partially activated, suggesting mixed lexical storage. It is
natural to expect, then, that complete inhibition of one
system when communicating in the "other" is not
possible either in bilingual children, but this should not
be interpreted to mean that these children do not
differentiate the two languages. Van der Linden suggests
that the bilingual child needs to acquire first the
pragmatic knowledge that s/he is exposed to two
different languages before being able to develop lexical
differentiation and later on syntactic differentiation.
Beyond the third year, the author suggests that
"crosslinguistic language use becomes more similar to
that of adult code switching behaviour." (p. 54)
Aafke Hulk, "Non-Selective Access and Activation
in Child Bilingualism: The Syntax", investigates the
speech of the same French-Dutch bilingual child as van
der Linden, and concludes as well that the syntactic
system of one language is never completely inhibited
when the bilingual child is communicating in the other
language. With respect to XP_V orders, when the Dutch
and the French input partially overlap in that both
languages allow this order but with different pragmatic
restrictions, the bilingual child produces a higher
frequency of XP_V orders in French than monolingual
speakers, a fact that appears to reflect indirect influence
from Dutch. This observation agrees with what has
already been shown for adult bilinguals with respect to
the possibility of interlanguage syntactic influence,
namely that what is transferred or borrowed across
languages is not syntax, but lexicon and discourse-
pragmatics (Silva-Corvalan 1993, 1996).
The subject of indirect interlanguage influences is
taken up in the next article, "The Interplay Between
Language-Specific Development and Crosslinguistic
Influence", by Susanne Dopke, based on longitudinal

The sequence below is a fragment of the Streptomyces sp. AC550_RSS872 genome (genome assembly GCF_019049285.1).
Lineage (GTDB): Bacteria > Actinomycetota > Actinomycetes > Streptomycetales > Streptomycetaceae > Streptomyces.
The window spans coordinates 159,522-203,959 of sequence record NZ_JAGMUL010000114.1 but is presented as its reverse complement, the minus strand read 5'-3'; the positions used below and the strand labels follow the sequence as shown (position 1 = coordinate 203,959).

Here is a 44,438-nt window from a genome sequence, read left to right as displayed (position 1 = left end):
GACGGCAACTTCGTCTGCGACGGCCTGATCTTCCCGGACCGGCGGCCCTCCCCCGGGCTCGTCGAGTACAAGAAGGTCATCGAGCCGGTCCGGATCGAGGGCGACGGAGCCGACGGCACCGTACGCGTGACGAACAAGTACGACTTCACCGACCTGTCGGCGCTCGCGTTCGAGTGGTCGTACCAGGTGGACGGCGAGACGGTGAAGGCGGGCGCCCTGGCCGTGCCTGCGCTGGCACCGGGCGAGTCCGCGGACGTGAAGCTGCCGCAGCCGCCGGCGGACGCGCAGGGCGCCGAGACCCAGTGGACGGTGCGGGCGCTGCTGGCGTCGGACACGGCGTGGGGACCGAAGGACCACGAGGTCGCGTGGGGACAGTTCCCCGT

data from four German-English bilingual children (ages
2;0 to 5;0). Most of the unusual structures identified in
the bilingual children's data are also present in
monolingual children's speech, albeit with a higher
frequency, as observed as well by the two preceding
authors. The aspects examined are "the base position of
the verb in the verb phrase, the position of verbs in
relation to negation and modal particles, the
development of finiteness, and the use of non-finite
verbs in positions reserved for finite verbs in German."
In this well-argued paper, the author resorts to the
Competition Model (MacWhinney 1987) to explain the
motivation for the occurrence of non-target structures
and, indeed, "for the full spectrum of variation in the
acquisition paths of bilingual children [] as well as for
monolingual children's path of development." (p. 100)
The next article, "Negation as a Crosslinguistic
Structure in a German-English Bilingual Child",
authored by Christina Schelleter, examines negation
structures in the English of a bilingual child between the
ages of 1:11 and 2:9. The author argues that the child's
German-like negation structures in English (e.g. *I
climb not, p. 116) result from the analysis of negation
"as a lexical category that has the status of an adverbial,
rather than a functional category." (p. 119)
Ira Gawlitzek-Maiwald, ""I Want a Chimney
Builden". The Acquisition of Infinitival Constructions in
Bilingual Children", is concerned with the interesting
question of explaining asynchronies in the development
of the two languages of three English-German
bilinguals. In the case of bilinguals, different
developmental paths could not be due to different stages
of cognitive development, but rather to differences
either in the languages involved (the explanation favored
by Gawlitzek-Maiwald) or in the type of exposure to the
two languages.
A new language combination is introduced in "The
Search for Cross-Linguistic Influences in the Language
of Young Latvian-English Bilinguals", written by Indra
Sinka, who examines data from two bilinguals between
the ages of 1;3 to 2;5. Sinka addresses the question of
whether crosslinguistic structures may be less frequent
when the two languages concerned do not share parallel
structures: Latvian has a freer word order than English
and is morphologically more complex. This is
comparable to the Spanish-English combination that I
have studied in Los Angeles (Silva-Corvalan 1996),
where I have found that given a more syntactically
restricted and morphologically simpler majority
language, transfer of word order and morphology into
the minority language is absent or unidentifiable.
Likewise, Sinka finds that crosslinguistic influences in
the speech of the two Latvian-English bilinguals are
The contribution by Johanne Paradis, "Beyond "One
System or Two?". Degrees of Separation Between the
Languages of French-English Bilingual Children",